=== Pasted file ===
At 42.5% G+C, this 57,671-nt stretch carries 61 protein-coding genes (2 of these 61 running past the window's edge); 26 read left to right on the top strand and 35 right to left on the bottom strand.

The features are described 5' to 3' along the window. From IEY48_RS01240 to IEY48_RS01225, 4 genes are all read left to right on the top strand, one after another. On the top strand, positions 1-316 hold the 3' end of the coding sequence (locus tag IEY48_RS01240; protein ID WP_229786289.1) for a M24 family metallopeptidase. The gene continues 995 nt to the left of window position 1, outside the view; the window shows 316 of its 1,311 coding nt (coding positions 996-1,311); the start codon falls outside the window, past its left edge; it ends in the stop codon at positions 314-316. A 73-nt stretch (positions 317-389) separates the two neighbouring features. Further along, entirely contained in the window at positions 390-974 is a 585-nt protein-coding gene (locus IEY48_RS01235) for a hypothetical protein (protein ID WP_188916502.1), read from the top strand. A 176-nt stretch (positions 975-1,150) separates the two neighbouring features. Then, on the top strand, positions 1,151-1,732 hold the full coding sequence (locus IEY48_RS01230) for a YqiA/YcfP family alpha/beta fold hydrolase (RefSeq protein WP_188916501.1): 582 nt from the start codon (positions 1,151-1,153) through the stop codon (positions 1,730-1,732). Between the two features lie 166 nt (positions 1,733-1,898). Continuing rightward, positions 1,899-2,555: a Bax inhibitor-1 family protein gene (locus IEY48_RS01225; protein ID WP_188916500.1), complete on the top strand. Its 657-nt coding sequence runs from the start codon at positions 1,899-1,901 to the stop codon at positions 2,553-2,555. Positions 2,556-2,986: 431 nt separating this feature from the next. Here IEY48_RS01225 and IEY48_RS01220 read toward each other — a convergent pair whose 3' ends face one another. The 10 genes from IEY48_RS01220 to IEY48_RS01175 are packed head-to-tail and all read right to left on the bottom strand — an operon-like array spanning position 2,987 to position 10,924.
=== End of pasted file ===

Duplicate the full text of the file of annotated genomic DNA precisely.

At 42.5% G+C, this 57,671-nt stretch carries 61 protein-coding genes (2 of these 61 running past the window's edge); 26 read left to right on the top strand and 35 right to left on the bottom strand.

The features are described 5' to 3' along the window. From IEY48_RS01240 to IEY48_RS01225, 4 genes are all read left to right on the top strand, one after another. On the top strand, positions 1-316 hold the 3' end of the coding sequence (locus tag IEY48_RS01240; protein ID WP_229786289.1) for a M24 family metallopeptidase. The gene continues 995 nt to the left of window position 1, outside the view; the window shows 316 of its 1,311 coding nt (coding positions 996-1,311); the start codon falls outside the window, past its left edge; it ends in the stop codon at positions 314-316. A 73-nt stretch (positions 317-389) separates the two neighbouring features. Further along, entirely contained in the window at positions 390-974 is a 585-nt protein-coding gene (locus IEY48_RS01235) for a hypothetical protein (protein ID WP_188916502.1), read from the top strand. A 176-nt stretch (positions 975-1,150) separates the two neighbouring features. Then, on the top strand, positions 1,151-1,732 hold the full coding sequence (locus IEY48_RS01230) for a YqiA/YcfP family alpha/beta fold hydrolase (RefSeq protein WP_188916501.1): 582 nt from the start codon (positions 1,151-1,153) through the stop codon (positions 1,730-1,732). Between the two features lie 166 nt (positions 1,733-1,898). Continuing rightward, positions 1,899-2,555: a Bax inhibitor-1 family protein gene (locus IEY48_RS01225; protein ID WP_188916500.1), complete on the top strand. Its 657-nt coding sequence runs from the start codon at positions 1,899-1,901 to the stop codon at positions 2,553-2,555. Positions 2,556-2,986: 431 nt separating this feature from the next. Here IEY48_RS01225 and IEY48_RS01220 read toward each other — a convergent pair whose 3' ends face one another. The 10 genes from IEY48_RS01220 to IEY48_RS01175 are packed head-to-tail and all read right to left on the bottom strand — an operon-like array spanning position 2,987 to position 10,924.